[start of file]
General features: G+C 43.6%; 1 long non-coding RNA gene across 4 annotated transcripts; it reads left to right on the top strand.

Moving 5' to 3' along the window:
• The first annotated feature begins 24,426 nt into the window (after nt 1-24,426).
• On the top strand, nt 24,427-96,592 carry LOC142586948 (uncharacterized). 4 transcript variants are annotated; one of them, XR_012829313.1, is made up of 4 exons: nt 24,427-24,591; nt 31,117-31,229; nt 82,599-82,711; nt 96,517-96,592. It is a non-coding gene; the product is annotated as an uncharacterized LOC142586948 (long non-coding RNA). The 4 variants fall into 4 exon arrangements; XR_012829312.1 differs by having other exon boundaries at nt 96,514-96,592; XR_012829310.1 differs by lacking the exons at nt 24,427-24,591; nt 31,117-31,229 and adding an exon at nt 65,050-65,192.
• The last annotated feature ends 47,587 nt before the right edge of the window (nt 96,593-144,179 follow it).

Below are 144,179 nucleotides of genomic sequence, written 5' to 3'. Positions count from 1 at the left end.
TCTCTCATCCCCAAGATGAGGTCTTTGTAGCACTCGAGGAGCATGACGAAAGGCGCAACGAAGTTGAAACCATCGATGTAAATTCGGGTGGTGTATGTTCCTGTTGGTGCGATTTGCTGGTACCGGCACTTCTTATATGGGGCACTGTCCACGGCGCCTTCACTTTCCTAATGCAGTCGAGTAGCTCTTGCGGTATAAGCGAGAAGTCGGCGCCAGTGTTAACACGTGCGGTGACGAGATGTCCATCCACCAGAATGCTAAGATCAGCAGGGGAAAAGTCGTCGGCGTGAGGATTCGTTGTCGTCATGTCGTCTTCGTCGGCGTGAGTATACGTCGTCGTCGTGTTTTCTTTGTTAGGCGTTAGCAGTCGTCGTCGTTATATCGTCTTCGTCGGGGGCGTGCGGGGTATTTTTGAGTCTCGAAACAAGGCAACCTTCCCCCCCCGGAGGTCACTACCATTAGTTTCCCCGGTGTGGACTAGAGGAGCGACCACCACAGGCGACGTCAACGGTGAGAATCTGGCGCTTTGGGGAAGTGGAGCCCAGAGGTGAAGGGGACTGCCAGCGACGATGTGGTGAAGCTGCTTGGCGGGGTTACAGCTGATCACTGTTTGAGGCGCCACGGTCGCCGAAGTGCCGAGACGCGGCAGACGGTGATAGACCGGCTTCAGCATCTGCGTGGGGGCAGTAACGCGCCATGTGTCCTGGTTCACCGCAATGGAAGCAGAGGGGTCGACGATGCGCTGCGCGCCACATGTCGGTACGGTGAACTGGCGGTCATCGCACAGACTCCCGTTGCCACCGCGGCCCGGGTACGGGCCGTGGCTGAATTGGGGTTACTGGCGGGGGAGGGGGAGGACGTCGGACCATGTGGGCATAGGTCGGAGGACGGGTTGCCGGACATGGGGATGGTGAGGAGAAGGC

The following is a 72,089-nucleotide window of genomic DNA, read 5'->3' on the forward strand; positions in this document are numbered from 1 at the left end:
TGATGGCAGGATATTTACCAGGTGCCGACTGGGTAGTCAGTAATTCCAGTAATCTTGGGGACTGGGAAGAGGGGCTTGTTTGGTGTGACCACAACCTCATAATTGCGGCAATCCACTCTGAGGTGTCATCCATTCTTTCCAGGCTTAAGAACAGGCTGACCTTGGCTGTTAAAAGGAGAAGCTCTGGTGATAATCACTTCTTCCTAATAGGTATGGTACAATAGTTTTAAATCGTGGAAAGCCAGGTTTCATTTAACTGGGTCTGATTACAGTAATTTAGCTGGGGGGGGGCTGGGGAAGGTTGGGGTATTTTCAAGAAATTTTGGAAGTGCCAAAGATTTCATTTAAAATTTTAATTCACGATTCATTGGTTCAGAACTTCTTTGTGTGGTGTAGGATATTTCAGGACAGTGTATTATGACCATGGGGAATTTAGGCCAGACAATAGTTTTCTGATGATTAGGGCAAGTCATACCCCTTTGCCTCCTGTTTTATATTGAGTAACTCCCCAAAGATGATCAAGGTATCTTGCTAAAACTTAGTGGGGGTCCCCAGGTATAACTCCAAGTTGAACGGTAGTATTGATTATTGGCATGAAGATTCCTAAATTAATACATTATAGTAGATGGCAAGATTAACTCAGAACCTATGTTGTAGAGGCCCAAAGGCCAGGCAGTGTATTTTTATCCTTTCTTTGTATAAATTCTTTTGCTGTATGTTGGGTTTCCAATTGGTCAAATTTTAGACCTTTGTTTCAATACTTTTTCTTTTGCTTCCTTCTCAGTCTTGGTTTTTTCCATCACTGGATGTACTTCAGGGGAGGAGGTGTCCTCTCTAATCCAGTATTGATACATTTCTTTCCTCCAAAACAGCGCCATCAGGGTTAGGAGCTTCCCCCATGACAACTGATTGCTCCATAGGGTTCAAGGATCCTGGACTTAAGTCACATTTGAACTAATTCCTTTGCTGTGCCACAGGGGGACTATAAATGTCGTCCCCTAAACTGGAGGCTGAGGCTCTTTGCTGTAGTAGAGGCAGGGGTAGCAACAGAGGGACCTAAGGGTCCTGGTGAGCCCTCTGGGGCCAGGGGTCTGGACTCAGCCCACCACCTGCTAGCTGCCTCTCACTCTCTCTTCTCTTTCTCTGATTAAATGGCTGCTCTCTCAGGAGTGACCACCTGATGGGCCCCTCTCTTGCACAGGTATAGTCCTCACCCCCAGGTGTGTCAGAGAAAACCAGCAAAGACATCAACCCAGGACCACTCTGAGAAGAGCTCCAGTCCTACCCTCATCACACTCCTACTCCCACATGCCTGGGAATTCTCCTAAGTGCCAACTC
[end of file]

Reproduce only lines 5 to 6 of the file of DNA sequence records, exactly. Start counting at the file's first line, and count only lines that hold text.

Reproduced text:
• The last annotated feature ends 47,587 nt before the right edge of the window (nt 96,593-144,179 follow it).

Below are 144,179 nucleotides of genomic sequence, written 5' to 3'. Positions count from 1 at the left end.